SELA mobilizes volunteers [pg.9]

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July 21, 2006 00:16
1 minute read.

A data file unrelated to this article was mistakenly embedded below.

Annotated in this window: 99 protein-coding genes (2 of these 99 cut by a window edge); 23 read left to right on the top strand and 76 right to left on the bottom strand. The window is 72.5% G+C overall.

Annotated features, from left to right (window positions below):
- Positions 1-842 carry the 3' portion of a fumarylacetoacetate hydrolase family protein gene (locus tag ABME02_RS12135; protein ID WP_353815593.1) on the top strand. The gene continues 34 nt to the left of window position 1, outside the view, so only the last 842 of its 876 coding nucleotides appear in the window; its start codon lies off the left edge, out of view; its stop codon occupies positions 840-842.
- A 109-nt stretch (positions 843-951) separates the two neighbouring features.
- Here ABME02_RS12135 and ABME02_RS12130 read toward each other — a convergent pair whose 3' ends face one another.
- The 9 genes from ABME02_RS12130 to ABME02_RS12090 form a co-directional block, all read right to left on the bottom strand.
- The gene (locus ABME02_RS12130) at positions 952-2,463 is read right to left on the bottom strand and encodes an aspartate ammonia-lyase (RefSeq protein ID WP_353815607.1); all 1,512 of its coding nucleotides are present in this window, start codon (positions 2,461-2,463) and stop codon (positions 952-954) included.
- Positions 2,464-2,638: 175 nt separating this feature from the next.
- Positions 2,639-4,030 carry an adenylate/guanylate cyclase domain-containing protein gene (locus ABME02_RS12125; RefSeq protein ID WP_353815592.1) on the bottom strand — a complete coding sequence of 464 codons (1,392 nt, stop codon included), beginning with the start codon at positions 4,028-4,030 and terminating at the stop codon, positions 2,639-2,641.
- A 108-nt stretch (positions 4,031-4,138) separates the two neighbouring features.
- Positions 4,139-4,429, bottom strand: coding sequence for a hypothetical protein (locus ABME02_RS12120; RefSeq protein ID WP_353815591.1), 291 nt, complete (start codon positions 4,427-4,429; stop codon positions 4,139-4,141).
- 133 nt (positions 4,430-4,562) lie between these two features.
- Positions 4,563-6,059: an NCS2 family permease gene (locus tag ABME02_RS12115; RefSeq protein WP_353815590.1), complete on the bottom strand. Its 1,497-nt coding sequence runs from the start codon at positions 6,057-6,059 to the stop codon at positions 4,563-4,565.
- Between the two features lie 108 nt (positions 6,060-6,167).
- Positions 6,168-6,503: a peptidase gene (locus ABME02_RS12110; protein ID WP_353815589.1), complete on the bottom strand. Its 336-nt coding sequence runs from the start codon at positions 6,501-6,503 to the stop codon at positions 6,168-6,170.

SELAH, Israel's largest volunteer network working with new immigrants in crisis, has activated its 650 volunteers to provide assistance to people in northern Israel facing emergencies as a result of the missile attacks. "Our volunteers are very hands-on," SELAH executive director Ruth Bar-On told The Jerusalem Post. She described how SELAH volunteers, individuals and professionals who work pro bono to help others, provided follow-up services to the families of the eight Israel Railways workers who were killed Sunday, and to the family of Andre Zilensky who was killed by a Katyusha rocket in Nahariya on Tuesday. "The Social Affairs Ministry and the National Insurance Institute provide a certain level of support," continued Bar-On, "but we go in after they have left. We go in the evenings and in the days after everyone has forgotten about the individual." "Even when this crisis is no longer in a hot news item, these families will need help," she said. According to Bar-On, in the past few days SELAH volunteers - some from the North and others who've left the safety of their homes in the center of the country to help out - have provided safe refuge for many of the elderly and disabled who could not realistically reach the public shelters. SELAH has also sent out volunteers who speak Amharic, Russian and other languages to those who need help understanding what is going on. "We help those who usually fall between the cracks," said Bar-On, who started SELAH back in 1993. "We have volunteers of all backgrounds and all ages." Bar On said that many of the people the organization has helped in the past, such as victims of terrorist attacks or those who have lost family members through the ongoing violence, have now become volunteers themselves. She said that one of SELAH's most active volunteers is a young woman who was wounded in a terrorist attack in Afula 11 years ago. However, despite the overwhelming response of volunteers, Bar-On said that the organization still needed as many helping hands as possible. Those interested in volunteering in any way should call the SELAH office: (03) 510-7750.


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